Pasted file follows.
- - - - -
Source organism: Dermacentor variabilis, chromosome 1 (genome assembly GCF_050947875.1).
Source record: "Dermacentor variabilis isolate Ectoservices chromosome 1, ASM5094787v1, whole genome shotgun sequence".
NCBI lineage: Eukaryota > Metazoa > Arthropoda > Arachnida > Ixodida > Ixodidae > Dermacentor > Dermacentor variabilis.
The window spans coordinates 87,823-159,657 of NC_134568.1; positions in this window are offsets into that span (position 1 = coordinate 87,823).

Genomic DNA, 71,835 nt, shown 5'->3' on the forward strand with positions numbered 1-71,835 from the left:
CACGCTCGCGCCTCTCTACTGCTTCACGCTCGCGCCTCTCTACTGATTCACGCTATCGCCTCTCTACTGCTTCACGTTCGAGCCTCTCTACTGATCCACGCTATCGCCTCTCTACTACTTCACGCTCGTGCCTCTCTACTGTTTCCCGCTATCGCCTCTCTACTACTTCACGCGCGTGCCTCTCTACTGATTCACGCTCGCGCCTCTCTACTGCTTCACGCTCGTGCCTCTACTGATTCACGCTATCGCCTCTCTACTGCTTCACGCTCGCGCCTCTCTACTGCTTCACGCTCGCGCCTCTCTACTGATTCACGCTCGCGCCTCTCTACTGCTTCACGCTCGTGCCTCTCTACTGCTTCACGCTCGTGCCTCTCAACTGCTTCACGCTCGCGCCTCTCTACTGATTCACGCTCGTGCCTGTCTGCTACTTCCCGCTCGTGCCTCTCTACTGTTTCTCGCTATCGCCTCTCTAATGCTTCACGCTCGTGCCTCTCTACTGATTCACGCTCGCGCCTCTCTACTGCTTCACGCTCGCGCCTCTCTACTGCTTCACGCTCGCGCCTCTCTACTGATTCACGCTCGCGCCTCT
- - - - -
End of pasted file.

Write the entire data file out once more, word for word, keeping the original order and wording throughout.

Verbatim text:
Source organism: Dermacentor variabilis, chromosome 1 (genome assembly GCF_050947875.1).
Source record: "Dermacentor variabilis isolate Ectoservices chromosome 1, ASM5094787v1, whole genome shotgun sequence".
NCBI lineage: Eukaryota > Metazoa > Arthropoda > Arachnida > Ixodida > Ixodidae > Dermacentor > Dermacentor variabilis.
The window spans coordinates 87,823-159,657 of NC_134568.1; positions in this window are offsets into that span (position 1 = coordinate 87,823).

Genomic DNA, 71,835 nt, shown 5'->3' on the forward strand with positions numbered 1-71,835 from the left:
CACGCTCGCGCCTCTCTACTGCTTCACGCTCGCGCCTCTCTACTGATTCACGCTATCGCCTCTCTACTGCTTCACGTTCGAGCCTCTCTACTGATCCACGCTATCGCCTCTCTACTACTTCACGCTCGTGCCTCTCTACTGTTTCCCGCTATCGCCTCTCTACTACTTCACGCGCGTGCCTCTCTACTGATTCACGCTCGCGCCTCTCTACTGCTTCACGCTCGTGCCTCTACTGATTCACGCTATCGCCTCTCTACTGCTTCACGCTCGCGCCTCTCTACTGCTTCACGCTCGCGCCTCTCTACTGATTCACGCTCGCGCCTCTCTACTGCTTCACGCTCGTGCCTCTCTACTGCTTCACGCTCGTGCCTCTCAACTGCTTCACGCTCGCGCCTCTCTACTGATTCACGCTCGTGCCTGTCTGCTACTTCCCGCTCGTGCCTCTCTACTGTTTCTCGCTATCGCCTCTCTAATGCTTCACGCTCGTGCCTCTCTACTGATTCACGCTCGCGCCTCTCTACTGCTTCACGCTCGCGCCTCTCTACTGCTTCACGCTCGCGCCTCTCTACTGATTCACGCTCGCGCCTCT